Twelve Clinton Prison Workers Placed On Leave As Heroin Ring, Corruption Probed By FBI, State

Richard Matt and David Sweat’s daring prison break may have failed, but the drama is only just beginning over at Clinton Correctional Facility. Twelve prison workers have been placed on leave — including the superintendent — as the FBI investigates corruption at the maximum security facility.

This news comes as Sweat continues to tell tales from his Albany hospital bed, where his condition is improving daily. He has apparently told police that he and his accomplice practiced their escape the night before — June 5, CNN reported.

Meanwhile, agents with the New York State Inspector General’s Office have been wondering just how the two managed to leave their cells under guards’ watch, and have been looking into whether some guards were asleep at the time.

But this is just one of many shocking allegations resulting from an investigation into public corruption at the facility.

State Department of Corrections on Tuesday announced that 12 workers have now been placed on leave as a result of an investigation underway at the request of Gov. Andrew Cuomo. Among these workers are the superintendent, his deputy, and a third executive. NBC News identified them as Steven Racette and Stephen Browne, respectively. The Wall Street Journal identified the third executive as Donald Quinn, first deputy. The remainder are security staff.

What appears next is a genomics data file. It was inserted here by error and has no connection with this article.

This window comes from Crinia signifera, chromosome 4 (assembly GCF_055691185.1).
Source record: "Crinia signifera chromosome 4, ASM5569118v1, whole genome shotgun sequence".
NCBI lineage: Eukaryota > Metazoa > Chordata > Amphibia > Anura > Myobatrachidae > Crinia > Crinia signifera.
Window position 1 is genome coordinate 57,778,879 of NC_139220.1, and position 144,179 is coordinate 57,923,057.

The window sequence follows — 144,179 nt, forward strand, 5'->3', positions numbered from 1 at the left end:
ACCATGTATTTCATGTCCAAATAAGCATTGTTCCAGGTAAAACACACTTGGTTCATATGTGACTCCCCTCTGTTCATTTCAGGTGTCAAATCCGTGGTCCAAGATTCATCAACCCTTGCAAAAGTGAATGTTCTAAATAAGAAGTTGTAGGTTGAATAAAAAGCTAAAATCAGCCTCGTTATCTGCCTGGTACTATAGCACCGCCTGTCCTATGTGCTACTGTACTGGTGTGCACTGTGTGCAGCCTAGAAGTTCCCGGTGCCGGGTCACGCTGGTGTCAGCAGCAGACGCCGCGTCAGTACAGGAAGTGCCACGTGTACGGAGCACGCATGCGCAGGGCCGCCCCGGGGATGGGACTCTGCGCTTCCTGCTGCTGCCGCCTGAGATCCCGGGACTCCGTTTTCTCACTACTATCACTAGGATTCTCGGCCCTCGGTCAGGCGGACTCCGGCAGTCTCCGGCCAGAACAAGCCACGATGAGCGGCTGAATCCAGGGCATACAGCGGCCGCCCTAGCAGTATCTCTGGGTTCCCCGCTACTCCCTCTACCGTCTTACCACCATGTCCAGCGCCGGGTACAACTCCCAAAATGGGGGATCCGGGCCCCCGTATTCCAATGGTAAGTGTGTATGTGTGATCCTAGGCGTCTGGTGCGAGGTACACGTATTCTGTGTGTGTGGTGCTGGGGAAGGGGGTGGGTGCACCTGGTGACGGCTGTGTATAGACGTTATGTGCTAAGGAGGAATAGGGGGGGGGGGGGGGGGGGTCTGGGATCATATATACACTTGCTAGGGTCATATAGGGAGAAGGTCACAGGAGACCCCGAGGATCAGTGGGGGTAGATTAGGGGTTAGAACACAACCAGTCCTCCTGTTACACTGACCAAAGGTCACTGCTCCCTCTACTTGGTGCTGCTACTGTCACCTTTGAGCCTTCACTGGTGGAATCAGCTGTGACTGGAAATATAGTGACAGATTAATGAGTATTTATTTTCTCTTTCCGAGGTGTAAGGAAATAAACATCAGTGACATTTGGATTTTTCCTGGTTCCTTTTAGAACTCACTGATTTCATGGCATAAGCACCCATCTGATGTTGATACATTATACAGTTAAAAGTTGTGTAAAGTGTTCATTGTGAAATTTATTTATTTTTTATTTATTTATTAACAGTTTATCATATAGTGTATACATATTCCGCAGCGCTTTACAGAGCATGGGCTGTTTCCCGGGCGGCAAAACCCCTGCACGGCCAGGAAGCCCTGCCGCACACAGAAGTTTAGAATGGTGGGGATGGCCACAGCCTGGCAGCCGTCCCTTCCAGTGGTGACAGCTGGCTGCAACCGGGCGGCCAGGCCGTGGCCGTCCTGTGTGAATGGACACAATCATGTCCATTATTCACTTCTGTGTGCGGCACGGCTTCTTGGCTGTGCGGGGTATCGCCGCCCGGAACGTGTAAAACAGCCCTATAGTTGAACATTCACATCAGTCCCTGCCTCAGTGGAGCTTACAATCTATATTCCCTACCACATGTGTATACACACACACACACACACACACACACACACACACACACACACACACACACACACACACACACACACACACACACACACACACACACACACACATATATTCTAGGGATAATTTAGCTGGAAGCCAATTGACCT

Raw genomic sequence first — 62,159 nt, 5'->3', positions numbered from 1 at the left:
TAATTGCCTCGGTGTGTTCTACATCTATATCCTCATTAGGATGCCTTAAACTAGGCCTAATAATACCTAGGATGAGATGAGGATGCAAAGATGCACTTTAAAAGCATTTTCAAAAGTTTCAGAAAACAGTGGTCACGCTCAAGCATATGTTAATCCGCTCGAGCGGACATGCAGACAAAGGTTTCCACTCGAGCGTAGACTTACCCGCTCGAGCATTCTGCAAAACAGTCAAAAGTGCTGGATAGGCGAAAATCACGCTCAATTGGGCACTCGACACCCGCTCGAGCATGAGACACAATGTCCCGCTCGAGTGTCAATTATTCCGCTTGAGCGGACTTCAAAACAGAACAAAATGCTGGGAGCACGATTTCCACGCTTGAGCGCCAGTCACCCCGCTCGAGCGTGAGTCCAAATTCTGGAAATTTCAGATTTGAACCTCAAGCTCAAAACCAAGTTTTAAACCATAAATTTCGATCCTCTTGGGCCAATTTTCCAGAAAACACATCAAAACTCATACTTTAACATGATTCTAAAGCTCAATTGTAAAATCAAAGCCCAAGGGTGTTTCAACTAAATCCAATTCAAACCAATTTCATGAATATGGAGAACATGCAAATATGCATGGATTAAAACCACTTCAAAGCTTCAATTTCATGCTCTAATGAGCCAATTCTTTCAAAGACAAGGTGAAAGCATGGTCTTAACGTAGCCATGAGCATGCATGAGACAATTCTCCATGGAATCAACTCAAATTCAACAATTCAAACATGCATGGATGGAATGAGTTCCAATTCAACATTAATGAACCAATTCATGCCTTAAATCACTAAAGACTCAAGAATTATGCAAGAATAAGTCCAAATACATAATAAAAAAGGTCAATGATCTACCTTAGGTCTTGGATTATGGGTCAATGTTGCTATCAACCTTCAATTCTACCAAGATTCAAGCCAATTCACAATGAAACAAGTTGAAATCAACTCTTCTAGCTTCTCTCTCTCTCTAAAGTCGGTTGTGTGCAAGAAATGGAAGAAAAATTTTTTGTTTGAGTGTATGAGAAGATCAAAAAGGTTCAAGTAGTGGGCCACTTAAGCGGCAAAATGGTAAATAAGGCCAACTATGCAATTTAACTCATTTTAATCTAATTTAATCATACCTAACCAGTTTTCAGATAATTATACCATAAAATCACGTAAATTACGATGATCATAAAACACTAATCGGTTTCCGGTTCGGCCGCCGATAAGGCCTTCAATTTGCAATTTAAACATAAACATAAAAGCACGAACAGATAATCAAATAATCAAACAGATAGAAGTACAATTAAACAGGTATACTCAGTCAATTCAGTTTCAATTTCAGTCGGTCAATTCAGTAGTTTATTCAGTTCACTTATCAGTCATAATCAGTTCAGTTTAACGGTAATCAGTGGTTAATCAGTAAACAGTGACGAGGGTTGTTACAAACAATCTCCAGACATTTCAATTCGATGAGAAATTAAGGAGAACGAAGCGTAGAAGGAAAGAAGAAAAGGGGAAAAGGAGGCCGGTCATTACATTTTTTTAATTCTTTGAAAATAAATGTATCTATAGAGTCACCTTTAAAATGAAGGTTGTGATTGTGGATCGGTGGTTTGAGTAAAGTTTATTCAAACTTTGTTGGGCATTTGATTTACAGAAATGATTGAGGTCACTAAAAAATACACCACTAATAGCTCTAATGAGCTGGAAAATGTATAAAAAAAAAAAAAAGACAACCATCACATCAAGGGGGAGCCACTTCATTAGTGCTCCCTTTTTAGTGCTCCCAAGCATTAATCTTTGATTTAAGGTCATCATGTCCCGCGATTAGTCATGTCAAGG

According to the Press Republican, investigators continue to pour over records, personnel files, and computer data.

The Federal Bureau of Investigation is also probing whether workers and inmates trafficked heroin at the facility, the Journal reported. So far, some workers have admitted that drug use among inmates is common, and alluded to a drug trade.

Agents will also determine if staff were involved in any other criminal behavior.

Heroin isn’t an uncommon feature of prison life, said former prisoner Louis Ferrante, who has done time in federal, state, and county facilities; each was “heroin-infested.”

“There is heroin use in every single prison. If the feds want to tackle this, they better get ready to take on a nationwide problem.”

The motivations behind an alleged drug trade at Clinton have yet to be determined, but CNN suggested sex, love, money, or ego as driving forces.

Following Matt and Sweat’s historic escape and capture, two prison workers have already been placed on leave and then arrested. The first, Joyce Mitchell, was a seamstress there and worked with both murderers; she is in jail facing a slew of charges. Gene Palmer, a corrections officer, is also on leave and facing felony charges for allegedly providing tools and destroying evidence.

As Sweat recovers from two shots to the torso, administered expertly by a local trooper on Sunday as the fugitive tried to flee into the woods, he said Palmer had no idea his actions were helping the duo break from prison. Only Mitchell — now in jail herself — helped with the actual escape, and none of the other staff were involved.

[Photo Courtesy Eric Thayer/Getty Images]

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